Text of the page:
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We got back to town in time to clean up and go out for supper. That’s definitely my kind of birthday… a day in the great outdoors and no cooking! 

Sharing spaces

Big Knife Provincial park, less than an hour from home, has become one of our favourite places to get away from the busyness of life. We’re just back from enjoying three days of peace and quiet there. 72 hours without cell phone or internet. No news. No politics. Just us and nature!

We certainly weren’t alone, however. We shared our camp spot with a very busy pair of yellow-bellied sapsuckers. I’m not an avid bird watcher, but these two piqued my curiosity and I had to do a bit of research as soon as we got home. Here’s what I learned.

The Yellow-bellied Sapsucker is a medium-sized woodpecker that breeds in Canada and the north-northeastern United States. It makes two kinds of holes in trees to harvest sap. Round holes extend deep in the tree and are not enlarged. The sapsucker inserts its bill into the hole to probe for sap. Rectangular holes are shallower, and must be maintained continually for the sap to flow. The sapsucker  laps up the leaking sap and any trapped insects with its specialized, brush-tipped tongue, and eats the cambium of the tree too. New holes usually are made in a line with old holes, or in a new line above the old.

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That’s Mr Sapsucker in my photo. His Missus looks almost the same except her bib is grey instead of red. With thousands of trees in the area, why they chose one in the middle of the campground, I’ll never know, but they were clearly quite comfortable sharing space with us. Apparently, our trailer was in their flight path between this tree and the woods surrounding the campsite, but Mr quickly took to flying directly under our awning even when we were sitting there! Thankfully, there were no collisions as he went back and forth all day long!

We also shared our space with chipmunks and squirrels who checked the site from time to time to see if we’d left anything edible lying around, and a couple of rabbits who just passed on through.

One of the things that we love to do at Big Knife is kayak on the Battle River. Yesterday, we discovered the spot where Big Knife Creek feeds into the river, so of course we had to explore it. The slow moving creek was shallow in spots, but navigable. We went as far as we could (up the creek with a paddle!) until a huge fallen tree blocked our pathway and we had to turn around.

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Pristine, untouched wilderness!

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We quickly discovered that even here we weren’t alone. This time we were sharing space with beaver. Lots of beaver! They obviously weren’t as comfortable as the sapsuckers were with the idea of sharing space with us though. As soon as we got anywhere close, tails hit the water with thundering splashes and they disappeared below the surface. I managed to get a picture of this one just before he gave his warning shot and disappeared from sight.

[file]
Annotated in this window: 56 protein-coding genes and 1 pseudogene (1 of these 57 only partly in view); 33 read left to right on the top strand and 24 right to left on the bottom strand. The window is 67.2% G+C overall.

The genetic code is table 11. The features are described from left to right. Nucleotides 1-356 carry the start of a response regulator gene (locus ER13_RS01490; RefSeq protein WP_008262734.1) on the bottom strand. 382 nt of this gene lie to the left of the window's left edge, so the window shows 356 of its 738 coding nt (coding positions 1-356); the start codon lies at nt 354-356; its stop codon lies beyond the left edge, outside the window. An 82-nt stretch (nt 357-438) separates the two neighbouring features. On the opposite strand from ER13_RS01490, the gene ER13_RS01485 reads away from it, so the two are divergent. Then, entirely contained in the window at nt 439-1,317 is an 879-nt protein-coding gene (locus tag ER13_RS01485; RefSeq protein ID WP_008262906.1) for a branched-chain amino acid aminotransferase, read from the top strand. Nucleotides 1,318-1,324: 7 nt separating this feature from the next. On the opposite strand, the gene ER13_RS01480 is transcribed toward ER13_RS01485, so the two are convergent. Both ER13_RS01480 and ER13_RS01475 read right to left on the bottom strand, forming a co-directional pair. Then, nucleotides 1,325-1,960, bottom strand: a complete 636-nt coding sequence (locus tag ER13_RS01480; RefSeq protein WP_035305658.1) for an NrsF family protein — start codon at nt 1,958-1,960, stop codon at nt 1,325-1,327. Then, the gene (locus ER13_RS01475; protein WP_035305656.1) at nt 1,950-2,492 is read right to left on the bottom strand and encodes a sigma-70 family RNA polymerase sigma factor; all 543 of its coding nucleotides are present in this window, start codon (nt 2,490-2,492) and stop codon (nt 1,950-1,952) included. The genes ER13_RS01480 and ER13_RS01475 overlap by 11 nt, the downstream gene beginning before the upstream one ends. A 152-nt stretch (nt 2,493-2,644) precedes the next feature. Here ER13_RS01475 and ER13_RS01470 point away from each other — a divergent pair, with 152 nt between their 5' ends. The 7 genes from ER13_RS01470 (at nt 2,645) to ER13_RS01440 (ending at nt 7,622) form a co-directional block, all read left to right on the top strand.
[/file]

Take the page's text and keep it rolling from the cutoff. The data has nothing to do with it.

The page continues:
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One more time!

Every fall, regardless of how many times we’ve had the trailer out over the summer or where we’ve taken it, I yearn for one more camping trip. When September arrives, however, the calendar starts to fill up and it doesn’t always happen. The weather didn’t cooperate when we planned on going earlier this month, but this weekend we finally managed to squeeze in two more days of camping, hiking, and kayaking. Now I can clean the trailer out and get it ready for winter without regret.

Big Knife Provincial Park, located in central east Alberta where Big Knife Creek flows into the Battle River, takes it’s name from a native legend. Two hundred years ago, the Blackfoot and Cree who inhabited the area were bitter enemies. According to the story, Big Man, a Cree, and Knife, a Blackfoot, fought near the banks of the creek. Apparently, both warriors died in the battle. In spite of this somewhat bloody history, the park, which is less than an hour from home for us, is now a lovely place to retreat from the busyness of life.

After setting up camp on Friday morning and having an early lunch, we set off to hike the 4.7 km River Flats trail. Beautiful views like these ones whetted my appetite for getting out on the river!

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Unfortunately, it started to rain shortly after we got back to camp and we spent the remainder of the afternoon in the trailer playing crib! As we ate supper, the clouds parted again and the sun came out, so I decided to go for a quick paddle before dark. Richard’s back has improved, but he’s not taking any chances with it yet, so I was on my own in our son’s single kayak again. When I set off shortly after 7:00 PM, the river was bathed in golden evening light.

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Soon afterward, I accidentally took a wrong turn leaving the river’s main channel and I ended up spending most of my time in a shallower dead end backwater. That wasn’t all bad. The quiet arm of the river was bustling with beaver activity! I lost track of how many I saw and how many tails slapped the water when I got too close!

An hour after I set off, the river looked like this and I had to boogie to make sure I got back to the boat launch before it was too late to see anything at all!